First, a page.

- Park and walk into drive-through locations rather than idling. Avoid sudden stops and starts, and avoid idling for long periods of time. Idling can waste fuel and contribute to higher ground-level ozone.
- Consolidate trips by "trip linking" when you drive ( e.g. , do errands on the way home from work). Plan your trips so that you combine short trips to reduce the total distance traveled. A cold engine consumes about 20 percent more fuel than a warm one.
- Maintain your vehicle by getting regular tune-ups. Engines that are well maintained are more fuel-efficient and emit less air pollutants. Get a tune-up once a year. Don't forget your personal watercraft and other recreational vehicles.
- Keep filters and fluids cleaned.
- Keep tires properly inflated. Low pressure reduces gas mileage and the life of the tire.
- Use high-efficiency motor oil. "EC-II" rated oil can provide a 2.7 percent gas mileage boost.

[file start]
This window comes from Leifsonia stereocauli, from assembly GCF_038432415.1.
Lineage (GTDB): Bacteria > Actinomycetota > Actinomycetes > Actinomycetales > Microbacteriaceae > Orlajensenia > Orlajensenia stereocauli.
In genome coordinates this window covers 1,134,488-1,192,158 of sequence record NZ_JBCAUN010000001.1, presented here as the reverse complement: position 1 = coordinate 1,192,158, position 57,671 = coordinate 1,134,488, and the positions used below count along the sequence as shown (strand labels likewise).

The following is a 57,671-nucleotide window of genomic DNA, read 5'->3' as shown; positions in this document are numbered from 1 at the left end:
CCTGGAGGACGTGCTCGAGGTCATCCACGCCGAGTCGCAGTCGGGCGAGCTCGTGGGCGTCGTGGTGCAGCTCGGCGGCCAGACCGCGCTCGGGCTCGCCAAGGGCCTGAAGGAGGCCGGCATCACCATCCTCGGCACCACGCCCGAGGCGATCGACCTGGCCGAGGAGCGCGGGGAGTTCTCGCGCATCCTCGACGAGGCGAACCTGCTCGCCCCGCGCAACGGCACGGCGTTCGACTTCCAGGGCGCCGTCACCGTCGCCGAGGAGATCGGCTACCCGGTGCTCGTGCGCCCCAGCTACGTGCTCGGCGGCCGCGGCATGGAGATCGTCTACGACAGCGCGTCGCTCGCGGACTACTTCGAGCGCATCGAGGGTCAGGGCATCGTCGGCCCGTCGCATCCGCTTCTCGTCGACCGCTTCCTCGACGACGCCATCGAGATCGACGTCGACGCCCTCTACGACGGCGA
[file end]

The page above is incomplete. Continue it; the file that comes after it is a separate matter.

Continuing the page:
- Postpone the refueling your car until after 6:00 p.m. or closer to dusk. This reduces the emissions during the peak daylight hours when ground-level ozone formation is most likely. Don't top the tank after the pump has automatically shut itself off to avoid spills of gasoline and unnecessary VOC emissions. Always tighten your gas cap securely.
- Try not to use the air conditioning in your car for local trips. Your car's air conditioner can reduce gas mileage up to 20 percent. An exception to this would be when traveling on interstates or other roads at 55 mph or faster. Under those conditions, the resistance created from open windows probably reduces gas mileage by about the same amount.
- Driving at 55 mph rather than 65 mph can increase your mileage by over 15 percent.
- When you do drive your car, use cruise control whenever practical and stay within the speed limit.
- Are you buying a new car? Consider getting a model rated to get 35 mpg or more.